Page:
The enzyme involved in the reduction of sulfate, phosphoadenosine phosphosulfate reductase (EC (thioredoxin-dependent PAPS reductase) (PADOPS reductase) is coded by gene cysH.

5'-phosphoadenosine-3'-phosphosulfate + thioredoxin reduced


phosphoadenosine phosphate + thioredoxin oxidized + sulfite

The sulfite ion is reduced by NADPH-sulfite reductase (EC, an enzyme comprising two subunits, coded by operon cysJIH. Subunit a (coded by gene cysJ) involves FAD, whereas subunit b (coded by gene cysI) involves an iron-sulfur center and a siroheme prosthetic group (analogous to siroheme-dependent nitrite reductases). This implies a strong link between iron and sulfur metabolims, as well as with heme or vitamin B12 biosynthesis. The sulfhydryl ion, HS-, is quite reactive and toxic to the cell if it is concentrated. The synthesis of siroheme is catalysed by a SAM-dependent uroporphyrinogene III methylase (EC, encoded by gene cysG that forms an operon with genes nirBDC coding for the nitrite reductase and possibly with genes yhfLMNOPQR, coding for the metabolism of fructoselysine. Siroheme is present in two enzymes, sulfite reductase and nitrite reductase. In addition, it is a precursor of the B12 coenzyme (that neither E. coli K12 nor B. subtilis 168 can entirely synthesize).

Remarkably, in M. tuberculosis (and B. subtilis as well) it has been found that APS can be used as the ultimate step in sulfite synthesis. However, it is not cleaer that this is the situation in vivo. This does not seem likely as PAPS would be only used for sulfatation that produce sulfolipids, putative virulence factors, in M. tuberculosis. The cysDNC operon codes for the multifunctional enzyme complex that exhibits the three linked catalytic activities that constitute the sulfate activation pathway. In B. subtilis, the cysH gene codes for a PAPS reductase, that has a significant APS reductase activity (Berndt et al., 2004), as in M. tuberculosis (Williams et al., 2002).

Many kinds of intermediary sulfur oxidation states exist: sulfite, thiosulfate, etc. Complex oxido-reduction systems permit to reach the ultimate reduction state, that of hydrogen sulfide, H2S. These systems are often poorly known. However, one knows that, for example, thiosulfate can be an excellent sulfur source in E. coli Sirko, 1995). With respect to organic sulfur forms, things are also poorly known. The situation in Bacillus subtilis is being unravelled but not yet completely understood. It is significantly different from its counterpart in E. coli.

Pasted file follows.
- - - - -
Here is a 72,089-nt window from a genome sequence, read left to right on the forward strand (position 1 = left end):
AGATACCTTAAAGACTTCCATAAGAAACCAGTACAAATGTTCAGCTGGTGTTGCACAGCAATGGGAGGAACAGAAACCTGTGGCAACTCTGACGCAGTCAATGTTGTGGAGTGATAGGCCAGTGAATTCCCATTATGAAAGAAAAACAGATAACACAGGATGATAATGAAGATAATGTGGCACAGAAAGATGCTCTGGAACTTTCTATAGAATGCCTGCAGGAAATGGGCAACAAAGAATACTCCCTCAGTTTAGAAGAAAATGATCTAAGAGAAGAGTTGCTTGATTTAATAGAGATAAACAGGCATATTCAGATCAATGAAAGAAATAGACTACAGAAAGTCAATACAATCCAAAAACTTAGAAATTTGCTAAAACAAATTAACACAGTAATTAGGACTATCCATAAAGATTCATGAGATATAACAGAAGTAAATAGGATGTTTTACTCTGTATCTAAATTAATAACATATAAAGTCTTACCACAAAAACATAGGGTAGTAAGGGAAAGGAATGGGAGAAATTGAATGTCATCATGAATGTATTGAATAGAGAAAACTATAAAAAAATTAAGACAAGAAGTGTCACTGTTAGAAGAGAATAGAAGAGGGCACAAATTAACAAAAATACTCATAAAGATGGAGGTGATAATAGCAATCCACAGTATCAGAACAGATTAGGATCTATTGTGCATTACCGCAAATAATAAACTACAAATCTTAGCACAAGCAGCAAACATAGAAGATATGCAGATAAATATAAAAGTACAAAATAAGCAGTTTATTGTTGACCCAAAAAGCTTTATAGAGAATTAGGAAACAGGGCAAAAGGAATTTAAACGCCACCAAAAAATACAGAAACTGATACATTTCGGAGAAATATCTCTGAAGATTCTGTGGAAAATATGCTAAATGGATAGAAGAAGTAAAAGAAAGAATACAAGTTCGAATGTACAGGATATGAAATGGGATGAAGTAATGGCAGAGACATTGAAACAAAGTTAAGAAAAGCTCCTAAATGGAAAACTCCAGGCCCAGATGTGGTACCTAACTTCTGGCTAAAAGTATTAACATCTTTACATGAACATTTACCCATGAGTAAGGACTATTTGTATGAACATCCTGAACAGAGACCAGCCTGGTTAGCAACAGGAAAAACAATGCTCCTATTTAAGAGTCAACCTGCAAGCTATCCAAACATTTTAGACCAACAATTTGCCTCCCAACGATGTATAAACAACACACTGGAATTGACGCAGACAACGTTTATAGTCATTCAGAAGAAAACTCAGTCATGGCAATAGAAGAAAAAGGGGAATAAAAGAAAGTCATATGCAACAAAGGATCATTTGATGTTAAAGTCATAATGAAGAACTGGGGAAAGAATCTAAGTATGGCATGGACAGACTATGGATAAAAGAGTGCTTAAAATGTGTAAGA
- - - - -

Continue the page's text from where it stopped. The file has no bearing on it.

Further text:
Biosynthesis of cysteine The reaction catalyzed by CysE (serine transacetylase, EC condenses an acetyl group from acetyl CoA on the hydroxyl group of serine, forming O-acetylserine. Sulfur, reduced as H2S, reacts with O-acetylserine in E. coli to give cysteine. Genes cysK and cysM code for O-acetylserine (thiol)-lyase-A and -B, or O-acetylserine sulfhydrylase A and B (EC Lévy, 1988; Kredich, 1996). Serine transacetylase and O-acetylserine sulfhydrylase A form an enzyme complex, cysteine synthase. In contrast, O-acetylserine sulfhydrylase B does not belong to an identified enzyme complex. Both O-acetylserine sulfhydrylases use sulfide as a nucleophile, but O-acetylserine sulfhydrylase B possesses also a characteristic feature, the ability to use thiosulfate in the place of H2S, leading to the production of S-sulfocysteine. The conversion of S-sulfocysteine into cysteine has not been demonstrated in E. coli, and this casts doubt on the physiological importance of this activity. However, as we shall see later, there exist numerous sulfonatases that may act on this molecule, yielding cysteine and a sulfate ion, which would thus enter the normal pathway.